Kilkea Castle from back entrance

The entire country seems to have finally discovered all the great walking trails and loops dotted across the country, judging by the worn paths at this time of year and so are often a little too populated for my liking at this time. The great thing about the bike is it increases your range and your options. Today was a day made for the bike; a blue sky, little wind and the air was crystal clear. Cool but an incredible Sunday in December. An Escape from the madness.

Kilkea is almost directly north of Carlow Town and there’s a spiders web of tiny quiet roads that are just perfect for cycling – I can count on one hand the number of cars met over 32kms cycling. I take the road out through Oak Park, behind the Golf Club and turn left at Ballaghmoon Cross. Thats the first 5kms done! It’s a straight road for the next couple of kms followed by two right turns. Take the second right and continue over the Maganey – Castledermot road at Castleroe Crossroads. The surfaces are great, the roads are quiet and there are great expansive views across the lowlands of south Kildare. After another kilometre, take the left fork in the road and enjoy the freewheeling down the hill before turning right onto a beautiful tree lined stretch that finishes with a stunning view of Kilkea Castle at the T-junction. Take a left into pretty Kilkea village and tuen into the grounds of Kilkea Castle.

It’s a stunning twelfth-century castle, home of the Fitzgeralds, Earls of Kildare. The castle is again a top-class hotel and golf resort for many years, having fallen victim to the economic downturn post-Celtic Tiger but is now open. It has an enchanting history – associated with ‘The Wizard Earl’ who practised alchemy and was reputed to have magic powers. They say the castle is haunted and that he returns every seven years on a white horse!

Kilkea Castle

Another claim to fame for Kilkea is that it is the birthplace of the Antarctic explorer, Ernest Shackleton, and there’s a really great statue in nearby Athy in his honour and also a fine Shackleton museum in the Athy Heritage Centre.

After a few photos it was time to head back home and I took the back road out of the Castle and crossed over at Sills Cross, up the hill returning as far as the fork in the road where I had taken the left fork on the way out.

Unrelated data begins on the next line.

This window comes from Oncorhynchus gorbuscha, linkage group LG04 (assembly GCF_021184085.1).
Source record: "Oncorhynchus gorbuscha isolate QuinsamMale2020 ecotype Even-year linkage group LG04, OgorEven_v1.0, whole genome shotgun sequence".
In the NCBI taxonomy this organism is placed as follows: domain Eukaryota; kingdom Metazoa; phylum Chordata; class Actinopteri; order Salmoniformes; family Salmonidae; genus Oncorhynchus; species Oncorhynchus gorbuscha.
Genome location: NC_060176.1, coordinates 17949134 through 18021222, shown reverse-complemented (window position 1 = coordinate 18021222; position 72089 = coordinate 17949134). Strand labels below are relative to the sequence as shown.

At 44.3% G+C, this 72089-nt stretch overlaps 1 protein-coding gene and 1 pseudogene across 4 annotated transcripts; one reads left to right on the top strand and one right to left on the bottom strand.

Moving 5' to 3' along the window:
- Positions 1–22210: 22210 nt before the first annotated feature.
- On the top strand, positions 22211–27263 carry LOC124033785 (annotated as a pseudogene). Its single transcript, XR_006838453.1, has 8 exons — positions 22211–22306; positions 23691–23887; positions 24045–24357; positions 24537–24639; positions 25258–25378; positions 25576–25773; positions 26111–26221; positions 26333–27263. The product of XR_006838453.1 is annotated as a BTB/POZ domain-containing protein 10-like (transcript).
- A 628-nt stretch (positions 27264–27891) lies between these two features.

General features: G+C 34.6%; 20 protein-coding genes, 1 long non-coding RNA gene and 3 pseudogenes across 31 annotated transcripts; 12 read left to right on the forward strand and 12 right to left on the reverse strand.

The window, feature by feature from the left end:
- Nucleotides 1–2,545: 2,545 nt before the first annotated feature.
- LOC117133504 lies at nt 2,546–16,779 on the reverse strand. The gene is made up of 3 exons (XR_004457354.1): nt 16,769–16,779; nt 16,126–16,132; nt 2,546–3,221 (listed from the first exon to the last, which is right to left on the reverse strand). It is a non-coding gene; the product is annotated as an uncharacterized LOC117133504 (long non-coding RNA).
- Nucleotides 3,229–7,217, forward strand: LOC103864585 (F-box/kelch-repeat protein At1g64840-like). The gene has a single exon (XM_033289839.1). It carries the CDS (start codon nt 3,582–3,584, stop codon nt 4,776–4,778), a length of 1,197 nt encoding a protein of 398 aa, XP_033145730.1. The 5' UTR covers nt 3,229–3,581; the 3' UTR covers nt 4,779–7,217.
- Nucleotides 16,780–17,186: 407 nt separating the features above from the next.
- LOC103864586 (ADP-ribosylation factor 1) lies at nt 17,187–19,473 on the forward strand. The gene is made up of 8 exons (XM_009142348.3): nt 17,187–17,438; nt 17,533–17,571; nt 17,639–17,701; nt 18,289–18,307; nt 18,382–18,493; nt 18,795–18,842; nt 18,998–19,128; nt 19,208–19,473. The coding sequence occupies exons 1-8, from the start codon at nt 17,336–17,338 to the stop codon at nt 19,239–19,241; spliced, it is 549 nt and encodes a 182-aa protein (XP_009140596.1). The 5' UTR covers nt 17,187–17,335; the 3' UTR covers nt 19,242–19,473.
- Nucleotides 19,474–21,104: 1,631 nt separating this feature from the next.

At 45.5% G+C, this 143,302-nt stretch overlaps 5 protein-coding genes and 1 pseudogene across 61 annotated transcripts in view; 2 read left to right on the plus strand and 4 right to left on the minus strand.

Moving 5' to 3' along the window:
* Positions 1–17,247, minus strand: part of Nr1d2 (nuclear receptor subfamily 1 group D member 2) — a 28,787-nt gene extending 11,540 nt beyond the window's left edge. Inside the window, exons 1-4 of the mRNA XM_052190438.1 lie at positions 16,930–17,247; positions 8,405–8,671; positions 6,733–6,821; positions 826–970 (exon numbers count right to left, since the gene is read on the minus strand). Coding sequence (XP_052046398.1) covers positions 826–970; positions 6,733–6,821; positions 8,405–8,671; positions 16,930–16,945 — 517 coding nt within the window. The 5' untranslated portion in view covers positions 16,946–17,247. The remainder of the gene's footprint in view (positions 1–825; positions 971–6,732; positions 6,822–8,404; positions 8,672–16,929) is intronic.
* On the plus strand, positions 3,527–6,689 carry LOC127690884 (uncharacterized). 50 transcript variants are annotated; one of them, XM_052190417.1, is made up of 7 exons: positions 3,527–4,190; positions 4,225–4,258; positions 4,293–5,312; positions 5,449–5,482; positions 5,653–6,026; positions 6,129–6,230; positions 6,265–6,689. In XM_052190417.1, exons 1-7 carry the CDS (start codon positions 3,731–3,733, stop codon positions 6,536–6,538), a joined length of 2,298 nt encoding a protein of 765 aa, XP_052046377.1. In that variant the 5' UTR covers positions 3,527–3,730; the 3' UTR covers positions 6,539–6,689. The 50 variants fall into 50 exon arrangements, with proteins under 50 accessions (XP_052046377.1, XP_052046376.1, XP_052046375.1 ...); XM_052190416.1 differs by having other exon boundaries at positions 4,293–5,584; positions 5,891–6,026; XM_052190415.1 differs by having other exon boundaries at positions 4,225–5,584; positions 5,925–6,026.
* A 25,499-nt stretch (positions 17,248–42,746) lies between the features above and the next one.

Back at Castleroe Cross I swung left in the direction of Castledermot and took the right at the top of the hill. It’s another great road, well surfaced and quite wide. I took a right after 2kms approx onto a minor road which brought me back to Ballaghmoon Bridge from where I returned along the route I took out of town.

Total distance: 33kms. Time (including stops) 1hr 54mins. Moving time 1hr 38 mins. Highly recommend this route!

https://ridewithgps.com/trips/60479019

Walt Disney, Saint Willibrord, Pierce Butler and Clonmelsh!

The Disney Graves at Clonmelsh Graveyard, Carlow

Talk about a hidden gem!

No sign post, nor information stand  directs or informs visitors to one of Carlow’s most interesting and unique sites of historical importance.

Less than 10 kms from Carlow Town and not far from Milford Cross, on a side road off the L3050 is Clonmelsh Graveyard.

It is the last resting place of the ancestors of Walt Disney, the great pioneer of the American animation industry. Close by is the ancestral grave of the family of Pierce Butler, one of the architects and signatories of the American Constitution.

And less than 100 metres further on are the ruins of a famous ecclesiastical site where Saint Willibrord, patron saint of Luxembourg was educated.

All three are significant historical people and we should do more to promote the sites. Good to see that some locals, I presume, have started the work and sandblasted the headstones and cleared the sites.

Carlow has a seriously rich ecclesiastical history worth telling.

Dermot Mulligan in Carlow County Museum has written about Saint Willibrord and there is a Carlow Diocesan Pilgrimage to Echternach, Luxembourg in June.

I have included this site on one of my cycling routes which will be in my book Cycling South Leinster, Great Road Routes which will be published by Collins Press on May 29th.

Rath Melsigi site of an important monastic site in the seventh and eight centuries


Cross at Clonmelsh